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[Exclusive] COVID vaccines

Samsung Biologics in talks to produce Pfizer’s COVID-19 vaccine

By May 12, 2021 (Gmt+09:00)

A researcher at Samsung Biologics' plant in Songdo, Incheon.
A researcher at Samsung Biologics' plant in Songdo, Incheon.

South Korea’s Samsung Biologics Co. is in talks with Pfizer produce the US drugmaker’s COVID-19 vaccine under a contract manufacturing organization scheme, government sources said on May 11.

Samsung Biologics, the world’s largest CMO company in terms of capacity, is ramping up facilities at its third plant in Songdo, west of Seoul, to manufacture the Pfizer vaccine, jointly developed with Germany’s BioNTech SE, according to the sources.

“If all goes well, the company will be able to begin mass production of the vaccine in August at the earliest,” said a high-level government source.

The Korean government has said a domestic biopharmaceutical firm is in negotiations to produce COVID-19 vaccine approved in the US and Europe without identifying the Korean company.

Samsung Biologics can make up to one billion doses for 500 million people a year for Pfizer and a deal would aid Korea as well as other Asian nations in efforts to secure more vaccines.

Korea has a contract with Pfizer to purchase 66 million doses of its COVID-19 vaccine. The government has so far signed deals to acquire a total of 192 million doses from developers, including Pfizer, Moderna Inc. AstraZeneca plc., Johnson & Johnson’s pharmaceutical division Janssen and Novavax Inc.

Industry officials said Samsung Biologics’ talks with Pfizer haven’t been finalized as both sides need to address some remaining issues, including a vaccine technology transfer.

On Wednesday, Samsung denied the report by The Korea Economic Daily, saying it does not comment on any negotiations.

Through a regulatory filing on May 12, the company said “the report is not true.”


However, industry watchers said chances are high for a deal between the two companies given the Korean company’s strong manufacturing capabilities and global-scale production facilities.

Samsung Biologics’ third plant in Songdo has a production capacity of 180,000 liters, the largest for a single plant in the world.

Samsung Biologics in talks to produce Pfizer’s COVID-19 vaccine

The biotechnology arm of Samsung Group owns a total capacity of 364,000 liters, and said in August last year it is building a fourth plant to nearly double its capacity to 620,000 liters by 2022. Once completed, the company will account for about 30% of global capacity. Swiss rival Lonza AG, the world’s No. 2 company, has a capacity of 280,000 liters.

Industry officials said if clinched, the Pfizer deal would cement Korea’s prowess as a global hub for vaccine contract manufacturing.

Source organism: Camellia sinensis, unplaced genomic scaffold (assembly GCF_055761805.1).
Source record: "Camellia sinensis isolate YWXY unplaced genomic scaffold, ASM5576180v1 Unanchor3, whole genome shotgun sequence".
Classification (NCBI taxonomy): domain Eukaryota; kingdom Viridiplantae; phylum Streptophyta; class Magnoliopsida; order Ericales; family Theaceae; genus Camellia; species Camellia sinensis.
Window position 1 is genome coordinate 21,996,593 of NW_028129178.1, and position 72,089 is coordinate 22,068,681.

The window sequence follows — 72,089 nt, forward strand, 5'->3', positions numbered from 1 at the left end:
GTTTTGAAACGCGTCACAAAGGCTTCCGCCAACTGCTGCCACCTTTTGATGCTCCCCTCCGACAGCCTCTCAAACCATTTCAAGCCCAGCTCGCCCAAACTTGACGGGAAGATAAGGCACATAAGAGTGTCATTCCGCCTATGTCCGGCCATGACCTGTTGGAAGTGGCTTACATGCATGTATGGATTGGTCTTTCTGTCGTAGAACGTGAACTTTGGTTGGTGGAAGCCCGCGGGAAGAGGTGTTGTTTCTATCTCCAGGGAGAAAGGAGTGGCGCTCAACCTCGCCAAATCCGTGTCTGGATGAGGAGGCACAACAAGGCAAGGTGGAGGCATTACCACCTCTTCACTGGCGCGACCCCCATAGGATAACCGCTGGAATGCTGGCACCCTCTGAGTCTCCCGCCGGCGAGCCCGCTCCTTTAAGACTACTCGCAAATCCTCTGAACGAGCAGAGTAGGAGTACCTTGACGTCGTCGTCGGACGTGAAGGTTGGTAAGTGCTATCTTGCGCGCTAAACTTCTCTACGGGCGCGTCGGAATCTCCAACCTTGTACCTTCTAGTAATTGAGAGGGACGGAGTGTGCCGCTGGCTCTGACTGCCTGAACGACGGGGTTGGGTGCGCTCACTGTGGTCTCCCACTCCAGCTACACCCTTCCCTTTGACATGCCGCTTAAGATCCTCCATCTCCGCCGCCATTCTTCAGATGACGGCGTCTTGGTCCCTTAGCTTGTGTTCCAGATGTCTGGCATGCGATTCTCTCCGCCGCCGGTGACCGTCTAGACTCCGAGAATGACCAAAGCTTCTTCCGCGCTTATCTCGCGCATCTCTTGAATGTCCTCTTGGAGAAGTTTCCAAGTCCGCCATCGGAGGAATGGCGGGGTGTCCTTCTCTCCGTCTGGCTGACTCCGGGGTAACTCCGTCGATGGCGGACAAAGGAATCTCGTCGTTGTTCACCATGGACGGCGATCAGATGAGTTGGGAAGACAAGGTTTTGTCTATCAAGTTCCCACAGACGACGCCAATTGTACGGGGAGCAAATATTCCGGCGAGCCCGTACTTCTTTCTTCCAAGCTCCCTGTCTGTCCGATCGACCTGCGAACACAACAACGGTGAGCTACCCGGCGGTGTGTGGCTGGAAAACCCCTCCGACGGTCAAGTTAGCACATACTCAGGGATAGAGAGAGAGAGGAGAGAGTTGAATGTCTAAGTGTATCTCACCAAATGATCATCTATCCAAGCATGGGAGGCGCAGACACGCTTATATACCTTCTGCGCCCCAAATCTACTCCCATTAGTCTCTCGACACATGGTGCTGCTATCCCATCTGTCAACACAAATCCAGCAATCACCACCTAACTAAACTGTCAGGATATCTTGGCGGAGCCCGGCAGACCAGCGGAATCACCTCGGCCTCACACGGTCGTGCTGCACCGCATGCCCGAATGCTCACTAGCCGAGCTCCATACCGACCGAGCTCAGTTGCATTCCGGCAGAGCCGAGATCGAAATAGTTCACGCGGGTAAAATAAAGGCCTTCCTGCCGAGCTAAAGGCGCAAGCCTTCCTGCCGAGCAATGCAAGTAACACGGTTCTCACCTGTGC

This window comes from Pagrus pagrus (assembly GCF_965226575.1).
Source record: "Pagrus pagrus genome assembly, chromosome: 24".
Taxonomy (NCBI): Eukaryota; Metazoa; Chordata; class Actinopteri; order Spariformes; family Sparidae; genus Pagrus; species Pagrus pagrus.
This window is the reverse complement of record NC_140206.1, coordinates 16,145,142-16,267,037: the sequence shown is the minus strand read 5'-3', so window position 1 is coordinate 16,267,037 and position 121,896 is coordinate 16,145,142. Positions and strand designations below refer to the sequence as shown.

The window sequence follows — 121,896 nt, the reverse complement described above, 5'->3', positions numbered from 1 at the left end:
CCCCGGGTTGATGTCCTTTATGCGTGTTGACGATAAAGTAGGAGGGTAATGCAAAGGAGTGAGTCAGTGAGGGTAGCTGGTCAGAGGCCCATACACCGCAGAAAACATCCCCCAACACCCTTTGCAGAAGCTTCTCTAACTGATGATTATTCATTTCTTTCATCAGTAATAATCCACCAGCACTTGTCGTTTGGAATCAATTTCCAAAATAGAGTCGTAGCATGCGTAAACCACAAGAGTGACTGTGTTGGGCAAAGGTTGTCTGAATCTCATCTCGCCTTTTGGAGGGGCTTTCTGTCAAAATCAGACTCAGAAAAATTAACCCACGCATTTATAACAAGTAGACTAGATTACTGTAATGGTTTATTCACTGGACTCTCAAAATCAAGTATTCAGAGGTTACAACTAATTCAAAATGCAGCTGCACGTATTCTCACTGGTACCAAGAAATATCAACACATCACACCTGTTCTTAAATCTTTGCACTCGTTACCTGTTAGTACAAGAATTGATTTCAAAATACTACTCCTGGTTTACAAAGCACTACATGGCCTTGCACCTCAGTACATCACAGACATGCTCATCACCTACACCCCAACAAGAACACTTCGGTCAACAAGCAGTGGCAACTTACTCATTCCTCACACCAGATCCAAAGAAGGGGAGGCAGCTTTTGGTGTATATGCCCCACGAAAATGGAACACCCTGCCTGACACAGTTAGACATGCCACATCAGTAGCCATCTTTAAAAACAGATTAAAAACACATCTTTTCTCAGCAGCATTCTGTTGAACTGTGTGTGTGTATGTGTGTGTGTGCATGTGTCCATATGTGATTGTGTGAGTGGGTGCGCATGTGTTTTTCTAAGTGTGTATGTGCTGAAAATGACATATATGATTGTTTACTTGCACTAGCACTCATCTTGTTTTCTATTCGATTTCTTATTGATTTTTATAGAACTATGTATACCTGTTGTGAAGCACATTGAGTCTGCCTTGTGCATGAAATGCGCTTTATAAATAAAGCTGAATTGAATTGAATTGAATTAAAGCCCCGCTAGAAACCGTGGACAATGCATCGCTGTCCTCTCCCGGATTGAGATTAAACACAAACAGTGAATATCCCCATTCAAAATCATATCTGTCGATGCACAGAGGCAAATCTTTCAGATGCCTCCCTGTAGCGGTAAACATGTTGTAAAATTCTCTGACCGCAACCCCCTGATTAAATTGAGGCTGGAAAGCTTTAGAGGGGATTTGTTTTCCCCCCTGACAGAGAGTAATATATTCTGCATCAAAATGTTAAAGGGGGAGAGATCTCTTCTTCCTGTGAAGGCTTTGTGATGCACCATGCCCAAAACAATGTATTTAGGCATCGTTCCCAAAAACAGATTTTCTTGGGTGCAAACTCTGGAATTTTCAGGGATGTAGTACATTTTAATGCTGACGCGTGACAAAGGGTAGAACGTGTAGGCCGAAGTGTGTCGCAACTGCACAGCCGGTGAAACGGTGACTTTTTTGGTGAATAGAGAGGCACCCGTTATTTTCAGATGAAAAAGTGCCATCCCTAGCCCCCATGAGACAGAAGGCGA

When Moderna signed a vaccine supply deal with the Korean government in December last year, Chief Executive Stephane Bancel said he is aware of Korean companies’ strong manufacturing capabilities and that he expects to build mass production capacity through the partnership.

Both sides also inked an initial agreement to jointly develop vaccine candidates to fight future pandemics and explore opportunities to consign vaccine production to Korean firms.

Korea is already home to the world’s leading contract drug manufacturers, including Samsung Biologics.


Under CMO contracts, SK Group affiliate SK Bioscience Co. has been producing British-Swedish pharmaceutical giant AstraZeneca’s COVID-19 vaccine since September 2020. It also inked a contract development and manufacturing organization (CDMO) order for a coronavirus vaccine candidate developed by US-based Novavax last year.

Other major Korean companies with huge CMO capabilities include Green Cross Corp. (GC), Isu Abxis and Hankook Korus Pharm.

Most bio startups, including Moderna, do not have their own production facilities and focus only on the research and development of vaccines and biopharmaceutical products.

Moderna, which is considering launching its local branch in Korea, is separately in talks with Korean companies such as Hanmi Pharmaceutical Co. and Green Cross Corp. for CMO contracts, according to media reports.

Samsung Biologics in talks to produce Pfizer’s COVID-19 vaccine

Pfizer and Moderna use mRNA vaccine, a type that uses a copy of a natural chemical called messenger RNA to produce an immune response, while AstraZeneca uses viral vector vaccine, which uses a modified version of a different virus, the vector, to deliver a piece of genetic code to our cells.

Novavax produces a recombinant protein vaccine that injects fragments of viral proteins into the human body as antigens, a method used in flu and hepatitis B vaccines.

For Samsung Biologics to manufacture the Pfizer vaccine, it must get approval from relevant governments to confirm the appropriateness of its facilities for vaccine production.

The quality check, known as validation, used to take one to two years, but Samsung Biologics has slashed the period to less than a year due to its advanced facilities, according to industry officials.

Write to Shin-Young Park and Sun A Lee at

In-Soo Nam edited this article.
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